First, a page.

Who is not hungry at Thanksgiving?
The turkey, because he’s already stuffed!
What did the turkey say to the turkey hunter?
“Quack, quack, quack!”
What’s blue and covered with feathers?
A turkey holding its breath!
How do you send a turkey through the mail?
Bird class mail!
Why didn’t the turkey eat dessert?
He was already stuffed!
What do you get it you cross a turkey with an octopus?
Enough drumsticks for Thanksgiving!
What are the feathers on a turkey’s wings called?
Turkey feathers!
Why did the turkey sit on the tomahawk?
To try to hatchet!
What’s the best way to stuff a turkey?
Serve him lots of pizza and ice cream!
If the Pilgrims were alive today what would they be most famous for?
Their age!
What type of music did the Pilgrims like?
Plymouth Rock!
Why did the Pilgrims eat turkey at Thanksgiving?
Because they couldn’t fit the moose in the oven!
How did the Mayflower show that it liked America?
It hugged the shore!
When the Pilgrims landed, where did they stand?
On their feet!
When did the Pilgrims first say “God bless America”?
When they first heard America sneeze!
Why did Johnny get such low grades after Thanksgiving?
Because everything is marked down after the holidays!
Where did the first corn come from?
The stalk brought it!
What’s the best thing to put into pumpkin pie?
Your teeth!
What vegetables would you like with your Thanksgiving dinner?
Beets me!
Should you have your whole family for Thanksgiving dinner?
No, you should just have the turkey!
What smells the best at a Thanksgiving dinner?
Your nose!
What always comes at the end of Thanksgiving?
The letter G!
When does Christmas come before Thanksgiving?
In the dictionary!

To All Our Troops with love from Delayed Reaction Lounge

Happy Thanksgiving to all our Troops.
We are most thankful for YOU!



Barbara Ward-Finneran
So many blessings, so many dreams, so much love... 

Celebrate the life you have - live it - love it! Be thankful for it! 

Thankfulness creates balance and enlivens a passion for purpose. 

A thankful heart recognizes the joy & beauty that abounds and moves you to all that you desire to become.

Keep the promises that you make to yourself!
©  All Rights Reserved

Wednesday, November 23, 2011


On the East Coast of America the term 'Black Friday' can be traced back to the mid 1960s.  Some say that 'Black Friday' refers to the pattern of pedestrian and vehicle traffic as seen from the air in cities such as Philadelphia, others say it's the day in the year when many shops go from being in the red to going into profit or into the black.

While Thanksgiving is an official holiday, the day after is not.  However, many workers take this Friday as a holiday making a nice four day weekend. 'Black Friday' has become one of the busiest shopping days of the year.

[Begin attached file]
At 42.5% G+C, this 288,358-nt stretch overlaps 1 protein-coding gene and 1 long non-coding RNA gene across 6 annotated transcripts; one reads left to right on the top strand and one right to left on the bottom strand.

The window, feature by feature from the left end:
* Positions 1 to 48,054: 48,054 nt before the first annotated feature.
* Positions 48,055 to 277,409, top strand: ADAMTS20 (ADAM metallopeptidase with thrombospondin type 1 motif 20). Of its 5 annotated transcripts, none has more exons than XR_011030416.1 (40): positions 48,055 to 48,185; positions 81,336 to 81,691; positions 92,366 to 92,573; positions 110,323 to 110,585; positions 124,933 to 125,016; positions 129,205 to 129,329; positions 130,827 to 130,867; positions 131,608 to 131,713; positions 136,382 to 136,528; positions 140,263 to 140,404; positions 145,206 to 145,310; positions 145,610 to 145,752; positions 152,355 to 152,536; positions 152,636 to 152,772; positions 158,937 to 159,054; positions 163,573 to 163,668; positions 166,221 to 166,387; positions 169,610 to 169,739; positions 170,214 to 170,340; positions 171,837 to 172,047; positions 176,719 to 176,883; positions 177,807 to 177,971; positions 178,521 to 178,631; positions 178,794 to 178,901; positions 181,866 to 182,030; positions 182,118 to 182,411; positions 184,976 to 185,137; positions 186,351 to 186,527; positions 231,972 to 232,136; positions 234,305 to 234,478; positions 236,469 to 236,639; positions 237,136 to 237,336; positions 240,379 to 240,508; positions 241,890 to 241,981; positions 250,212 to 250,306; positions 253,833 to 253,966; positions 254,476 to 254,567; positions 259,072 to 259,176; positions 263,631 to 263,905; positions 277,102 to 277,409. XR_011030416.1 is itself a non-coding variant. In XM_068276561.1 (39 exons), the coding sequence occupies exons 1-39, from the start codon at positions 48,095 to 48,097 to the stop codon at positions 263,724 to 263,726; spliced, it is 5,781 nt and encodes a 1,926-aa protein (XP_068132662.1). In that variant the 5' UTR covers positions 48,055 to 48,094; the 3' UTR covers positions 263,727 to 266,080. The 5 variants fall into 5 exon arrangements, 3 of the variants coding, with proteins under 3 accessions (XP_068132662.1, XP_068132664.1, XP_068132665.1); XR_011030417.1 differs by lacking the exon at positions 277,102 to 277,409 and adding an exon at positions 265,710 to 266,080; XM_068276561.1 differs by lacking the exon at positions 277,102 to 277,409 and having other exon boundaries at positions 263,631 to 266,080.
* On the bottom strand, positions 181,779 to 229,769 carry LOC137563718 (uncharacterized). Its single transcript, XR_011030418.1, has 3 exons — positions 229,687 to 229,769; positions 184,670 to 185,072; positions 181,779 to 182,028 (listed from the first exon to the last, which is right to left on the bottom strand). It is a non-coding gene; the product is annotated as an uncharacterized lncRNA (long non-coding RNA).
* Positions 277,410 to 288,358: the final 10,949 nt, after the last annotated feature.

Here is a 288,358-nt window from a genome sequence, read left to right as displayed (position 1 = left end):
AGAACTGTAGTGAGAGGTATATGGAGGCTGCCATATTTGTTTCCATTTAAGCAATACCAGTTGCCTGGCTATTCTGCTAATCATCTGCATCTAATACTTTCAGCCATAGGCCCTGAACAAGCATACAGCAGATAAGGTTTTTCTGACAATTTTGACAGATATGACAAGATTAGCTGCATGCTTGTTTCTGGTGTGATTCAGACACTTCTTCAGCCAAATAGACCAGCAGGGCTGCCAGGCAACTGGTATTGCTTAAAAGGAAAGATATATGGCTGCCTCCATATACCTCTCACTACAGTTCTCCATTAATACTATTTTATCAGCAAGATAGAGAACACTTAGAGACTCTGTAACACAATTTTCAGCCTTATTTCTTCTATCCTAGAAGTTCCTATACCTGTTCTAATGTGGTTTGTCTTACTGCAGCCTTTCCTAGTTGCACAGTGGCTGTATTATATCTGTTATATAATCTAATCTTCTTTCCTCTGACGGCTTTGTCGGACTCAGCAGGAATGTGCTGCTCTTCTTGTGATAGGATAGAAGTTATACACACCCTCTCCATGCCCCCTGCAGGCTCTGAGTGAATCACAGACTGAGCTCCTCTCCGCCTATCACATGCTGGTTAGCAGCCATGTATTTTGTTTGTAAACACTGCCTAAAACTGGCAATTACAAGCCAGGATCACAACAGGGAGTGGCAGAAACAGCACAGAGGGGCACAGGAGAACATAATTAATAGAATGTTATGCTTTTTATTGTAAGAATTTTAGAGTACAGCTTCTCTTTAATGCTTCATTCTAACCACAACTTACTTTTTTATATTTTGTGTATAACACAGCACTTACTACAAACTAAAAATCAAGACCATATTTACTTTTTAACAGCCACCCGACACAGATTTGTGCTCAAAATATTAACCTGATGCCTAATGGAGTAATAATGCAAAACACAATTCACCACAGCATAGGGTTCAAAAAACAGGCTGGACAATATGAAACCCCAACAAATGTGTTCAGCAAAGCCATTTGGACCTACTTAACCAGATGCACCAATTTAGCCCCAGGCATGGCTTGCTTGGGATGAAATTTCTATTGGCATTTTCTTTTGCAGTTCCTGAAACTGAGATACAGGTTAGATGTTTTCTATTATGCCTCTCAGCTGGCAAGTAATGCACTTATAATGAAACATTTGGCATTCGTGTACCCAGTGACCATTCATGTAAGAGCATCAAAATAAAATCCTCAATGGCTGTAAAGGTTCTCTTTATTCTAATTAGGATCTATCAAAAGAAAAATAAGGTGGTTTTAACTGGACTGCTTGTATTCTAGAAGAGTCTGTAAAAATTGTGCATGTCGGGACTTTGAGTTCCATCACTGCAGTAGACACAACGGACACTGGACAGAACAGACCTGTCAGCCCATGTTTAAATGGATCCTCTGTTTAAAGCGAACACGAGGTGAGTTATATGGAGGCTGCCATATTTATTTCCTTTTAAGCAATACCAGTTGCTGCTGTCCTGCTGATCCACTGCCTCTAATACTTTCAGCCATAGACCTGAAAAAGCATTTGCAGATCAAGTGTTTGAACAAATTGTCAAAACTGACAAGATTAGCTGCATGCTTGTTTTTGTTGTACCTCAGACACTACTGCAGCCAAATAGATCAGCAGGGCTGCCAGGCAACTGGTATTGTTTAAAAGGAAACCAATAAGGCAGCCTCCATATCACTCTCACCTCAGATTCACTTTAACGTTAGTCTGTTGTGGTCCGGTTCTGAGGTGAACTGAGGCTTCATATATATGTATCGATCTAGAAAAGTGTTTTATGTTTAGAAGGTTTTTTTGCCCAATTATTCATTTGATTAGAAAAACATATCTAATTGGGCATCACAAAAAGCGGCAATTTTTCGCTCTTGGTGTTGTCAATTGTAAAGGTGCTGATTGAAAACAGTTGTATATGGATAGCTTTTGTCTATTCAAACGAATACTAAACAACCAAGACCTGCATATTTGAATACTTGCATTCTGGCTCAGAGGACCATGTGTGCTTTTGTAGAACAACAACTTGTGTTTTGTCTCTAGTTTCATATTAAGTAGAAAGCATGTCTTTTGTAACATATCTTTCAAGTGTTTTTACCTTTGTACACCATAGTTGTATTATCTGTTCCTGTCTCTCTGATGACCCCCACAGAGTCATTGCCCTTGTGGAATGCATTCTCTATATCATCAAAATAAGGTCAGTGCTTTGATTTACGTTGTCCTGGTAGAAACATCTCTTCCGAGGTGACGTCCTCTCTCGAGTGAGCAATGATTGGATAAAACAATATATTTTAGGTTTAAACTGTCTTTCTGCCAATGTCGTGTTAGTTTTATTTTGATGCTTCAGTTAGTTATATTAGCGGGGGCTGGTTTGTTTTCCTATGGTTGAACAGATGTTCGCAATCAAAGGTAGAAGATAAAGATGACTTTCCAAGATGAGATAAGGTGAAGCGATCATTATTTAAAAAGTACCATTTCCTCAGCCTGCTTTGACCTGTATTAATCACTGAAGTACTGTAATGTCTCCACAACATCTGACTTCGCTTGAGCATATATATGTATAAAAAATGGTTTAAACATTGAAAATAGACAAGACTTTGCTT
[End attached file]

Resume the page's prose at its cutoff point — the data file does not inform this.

Coincident with the advent of internet shopping, 'Black Friday' has gained a worldwide reputation for a spending bonanza and the time for stores to finalize their Christmas displays. We also celebrate Cyber Monday, for all the online shopping deals.

There are many traditions that have spawed from Black Friday, like families that celebrate Thanksgiving together and then all head out to the mall when it opens at Midnight. Many stores will be doing the same sales online Friday as they have in the stores.

Do you plan on going shopping on Black Friday? Or will you be waiting til Cyber Monday?


Almond Garlic String Beans



1/2 cup(s) slivered almonds
2 tsp olive oil
3 clove(s) (medium) garlic clove(s), minced
8 cup(s) green snap beans, fresh, trimmed, or thawed if frozen
1/2 cup(s) canned chicken broth, or vegetable broth
1/2 tsp table salt, or to taste
1/4 tsp black pepper, freshly ground, or to taste


  • Place almonds in a large dry skillet and place pan over medium heat. Cook until nuts are golden brown, shaking pan frequently, about 2 to 4 minutes. Remove nuts from pan; set aside.
  • Heat oil in same skillet over medium-high heat. Add garlic and cook , stirring, 1 minute. Add string beans and saut√© 1 minute. Add broth to pan; cover and steam until string beans are crisp-tender, about 3 to 5 minutes. Add salt and pepper; stir to coat. Remove from heat; stir in toasted almonds. Yields about 3/4 cup per serving.



I actually saw a news report on that the other day!

I wish my teachers were like that guy!! I would've graduated with top honors but I'd be broke!!
Forget student loans to colleges! I'd be still owing Mr. McDonough, Mr. Schwell, Mr. Del Re, Ms. Dunbar, & a ton of others a shit load of money!!!